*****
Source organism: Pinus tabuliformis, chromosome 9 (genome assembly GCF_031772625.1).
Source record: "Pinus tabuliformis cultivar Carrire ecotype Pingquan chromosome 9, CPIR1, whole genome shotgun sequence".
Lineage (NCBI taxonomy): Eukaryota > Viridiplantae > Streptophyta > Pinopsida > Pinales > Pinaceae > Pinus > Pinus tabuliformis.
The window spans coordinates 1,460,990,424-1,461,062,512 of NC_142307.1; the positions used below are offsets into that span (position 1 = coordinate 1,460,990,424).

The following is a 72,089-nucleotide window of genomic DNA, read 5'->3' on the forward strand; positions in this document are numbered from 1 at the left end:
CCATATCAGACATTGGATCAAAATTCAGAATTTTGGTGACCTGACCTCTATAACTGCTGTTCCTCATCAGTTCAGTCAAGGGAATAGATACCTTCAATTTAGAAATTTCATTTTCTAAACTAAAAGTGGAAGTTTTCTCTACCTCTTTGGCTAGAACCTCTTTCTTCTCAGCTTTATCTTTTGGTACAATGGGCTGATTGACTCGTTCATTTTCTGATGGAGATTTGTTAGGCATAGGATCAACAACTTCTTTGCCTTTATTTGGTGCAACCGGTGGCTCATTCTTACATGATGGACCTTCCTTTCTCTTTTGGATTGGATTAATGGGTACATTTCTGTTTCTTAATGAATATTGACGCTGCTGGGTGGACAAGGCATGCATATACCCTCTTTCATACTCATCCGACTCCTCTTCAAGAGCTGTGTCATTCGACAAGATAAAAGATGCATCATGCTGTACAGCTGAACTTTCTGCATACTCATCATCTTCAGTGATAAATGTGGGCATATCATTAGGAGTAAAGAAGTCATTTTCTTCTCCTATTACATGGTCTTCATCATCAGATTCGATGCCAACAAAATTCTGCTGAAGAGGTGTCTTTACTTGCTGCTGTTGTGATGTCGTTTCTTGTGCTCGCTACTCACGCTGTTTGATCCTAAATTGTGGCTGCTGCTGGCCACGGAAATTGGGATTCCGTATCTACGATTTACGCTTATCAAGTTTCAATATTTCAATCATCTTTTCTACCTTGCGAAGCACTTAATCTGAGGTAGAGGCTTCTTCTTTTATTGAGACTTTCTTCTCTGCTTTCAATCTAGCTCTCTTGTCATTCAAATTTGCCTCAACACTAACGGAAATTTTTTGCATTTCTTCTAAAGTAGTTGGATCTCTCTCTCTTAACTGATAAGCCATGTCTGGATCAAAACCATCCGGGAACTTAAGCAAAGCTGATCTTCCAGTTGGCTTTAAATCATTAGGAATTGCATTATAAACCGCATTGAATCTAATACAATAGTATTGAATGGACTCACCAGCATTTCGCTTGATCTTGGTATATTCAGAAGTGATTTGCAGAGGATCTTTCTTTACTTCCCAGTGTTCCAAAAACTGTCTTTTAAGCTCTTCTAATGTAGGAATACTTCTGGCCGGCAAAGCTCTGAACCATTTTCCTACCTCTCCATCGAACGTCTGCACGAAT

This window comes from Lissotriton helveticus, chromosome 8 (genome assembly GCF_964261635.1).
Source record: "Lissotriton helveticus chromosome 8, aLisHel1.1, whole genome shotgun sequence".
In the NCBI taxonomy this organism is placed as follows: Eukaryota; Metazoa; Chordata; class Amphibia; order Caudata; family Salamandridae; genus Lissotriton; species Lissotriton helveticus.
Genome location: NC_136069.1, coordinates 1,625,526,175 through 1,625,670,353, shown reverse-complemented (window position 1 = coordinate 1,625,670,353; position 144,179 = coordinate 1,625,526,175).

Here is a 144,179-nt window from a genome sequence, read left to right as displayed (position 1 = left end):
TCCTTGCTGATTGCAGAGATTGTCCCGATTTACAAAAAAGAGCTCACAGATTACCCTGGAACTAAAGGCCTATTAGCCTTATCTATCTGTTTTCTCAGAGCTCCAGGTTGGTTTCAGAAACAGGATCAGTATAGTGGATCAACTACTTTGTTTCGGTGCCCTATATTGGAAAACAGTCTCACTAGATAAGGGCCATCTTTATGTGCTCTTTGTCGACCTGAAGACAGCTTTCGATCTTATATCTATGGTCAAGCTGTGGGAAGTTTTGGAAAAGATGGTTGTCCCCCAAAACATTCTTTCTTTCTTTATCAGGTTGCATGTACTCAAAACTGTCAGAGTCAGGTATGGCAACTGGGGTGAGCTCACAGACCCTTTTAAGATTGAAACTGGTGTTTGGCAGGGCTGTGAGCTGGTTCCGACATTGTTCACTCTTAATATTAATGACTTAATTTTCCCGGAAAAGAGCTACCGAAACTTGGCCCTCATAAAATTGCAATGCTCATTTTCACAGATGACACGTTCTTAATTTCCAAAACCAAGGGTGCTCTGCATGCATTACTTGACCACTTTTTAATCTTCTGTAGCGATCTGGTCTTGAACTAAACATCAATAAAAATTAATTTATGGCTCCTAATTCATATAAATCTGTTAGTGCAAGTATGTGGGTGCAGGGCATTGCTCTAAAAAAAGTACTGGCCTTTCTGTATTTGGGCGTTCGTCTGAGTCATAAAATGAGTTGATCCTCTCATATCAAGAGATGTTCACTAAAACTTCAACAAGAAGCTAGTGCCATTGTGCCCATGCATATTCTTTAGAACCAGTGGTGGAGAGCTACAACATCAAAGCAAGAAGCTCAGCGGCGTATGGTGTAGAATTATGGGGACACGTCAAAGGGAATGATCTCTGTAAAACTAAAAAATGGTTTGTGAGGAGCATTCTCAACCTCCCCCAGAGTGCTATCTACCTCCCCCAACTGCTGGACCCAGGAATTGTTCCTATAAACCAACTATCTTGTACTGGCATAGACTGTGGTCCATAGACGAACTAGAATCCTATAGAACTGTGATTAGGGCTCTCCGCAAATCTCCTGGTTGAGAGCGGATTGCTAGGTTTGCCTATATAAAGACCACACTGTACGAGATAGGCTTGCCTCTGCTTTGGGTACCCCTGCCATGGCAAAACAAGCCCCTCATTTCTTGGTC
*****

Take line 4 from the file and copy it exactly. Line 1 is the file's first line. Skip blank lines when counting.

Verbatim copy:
The window spans coordinates 1,460,990,424-1,461,062,512 of NC_142307.1; the positions used below are offsets into that span (position 1 = coordinate 1,460,990,424).